- Shrestha, S, Thapa, A, Bista, D, et al. Distribution and habitat attributes associated with the Himalayan red panda in the westernmost distribution range. Ecol Evol. 2021; 11: 4023– 4034.
- Lavery, T. H., Morgain, R., Fitzsimons, J. A., Fluin, J., Macgregor, N. A., Robinson, N. M., Scheele, B. C., Selwood, K. E., Spindler, R., Vuong, H., West, S., Wintle, B. A., & Lindenmayer, D. B. (2021). Impact indicators for biodiversity conservation research: Measuring influence within and beyond academia. BioScience, 71 (4) (2021), pp. 383-395
- Robinson, N.M., Rhoades, C., Pierson, J. et al. Prioritising source populations for supplementing genetic diversity of reintroduced southern brown bandicoots Isoodon obesulus obesulus. Conserv Genet 22, 341–353 (2021).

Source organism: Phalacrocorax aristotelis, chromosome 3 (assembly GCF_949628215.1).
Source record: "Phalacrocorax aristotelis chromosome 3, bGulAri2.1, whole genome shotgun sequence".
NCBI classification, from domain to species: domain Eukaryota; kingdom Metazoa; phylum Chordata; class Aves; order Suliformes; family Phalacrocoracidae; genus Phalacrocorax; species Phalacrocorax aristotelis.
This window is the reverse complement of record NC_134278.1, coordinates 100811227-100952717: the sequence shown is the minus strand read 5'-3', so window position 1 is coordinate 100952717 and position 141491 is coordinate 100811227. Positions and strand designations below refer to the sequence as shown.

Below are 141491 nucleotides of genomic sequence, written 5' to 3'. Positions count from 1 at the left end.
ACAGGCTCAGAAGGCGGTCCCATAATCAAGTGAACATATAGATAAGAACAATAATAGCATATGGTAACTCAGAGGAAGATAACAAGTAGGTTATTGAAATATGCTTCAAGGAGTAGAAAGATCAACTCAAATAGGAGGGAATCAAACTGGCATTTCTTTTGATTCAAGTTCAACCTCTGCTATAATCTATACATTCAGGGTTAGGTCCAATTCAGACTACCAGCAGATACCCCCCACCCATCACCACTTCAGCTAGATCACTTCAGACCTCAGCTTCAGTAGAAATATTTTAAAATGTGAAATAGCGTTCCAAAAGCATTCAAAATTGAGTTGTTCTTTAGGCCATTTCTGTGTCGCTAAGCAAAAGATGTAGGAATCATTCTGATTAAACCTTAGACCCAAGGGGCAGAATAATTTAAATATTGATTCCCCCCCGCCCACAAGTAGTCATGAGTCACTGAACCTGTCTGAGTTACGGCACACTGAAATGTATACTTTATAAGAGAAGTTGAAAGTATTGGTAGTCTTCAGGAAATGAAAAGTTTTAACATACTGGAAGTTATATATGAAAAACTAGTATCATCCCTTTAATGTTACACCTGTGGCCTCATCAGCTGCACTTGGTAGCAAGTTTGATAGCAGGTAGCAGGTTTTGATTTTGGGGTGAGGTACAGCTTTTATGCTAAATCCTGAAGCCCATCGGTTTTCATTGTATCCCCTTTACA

- Robinson, N, Dexter, N, Brewster, R et al. 2020, 'Be nimble with threat mitigation: lessons learned from the reintroduction of an endangered species', Restoration Ecology, vol. 28, no. 1, pp. 29-38.
- Robinson, N, Blanchard, W, MacGregor, C et al. 2020, 'Can evolutionary theories of dispersal and senescence predict postrelease survival, dispersal, and body condition of a reintroduced threatened mammal?', Ecology and Evolution, vol. 11, no. 2, pp. 1002-1012pp.
- Robinson, N, Blanchard, W, MacGregor, C et al. 2020, 'Finding food in a novel environment: The diet of a reintroduced endangered meso-predator to mainland Australia, with notes on foraging behaviour', PLOS ONE (Public Library of Science), vol. 15, no. 12.
- Lindenmayer, D, Blanchard, W, Blair, D et al. 2021, 'The response of arboreal marsupials to long-term changes in forest disturbance', Animal Conservation, vol. 24, no. 2, pp. 246-258.
- Scheele, B, Legge, S, Blanchard, W et al. 2019, 'Continental-scale assessment reveals inadequate monitoring for threatened vertebrates in a megadiverse country', Biological Conservation, vol. 235, pp. 273-278.
- Lindenmayer, D, Wood, J, MacGregor, C et al 2018, 'Conservation conundrums and the challenges of managing unexplained declines of multiple species', Biological Conservation, vol. 221, pp. 279-292pp.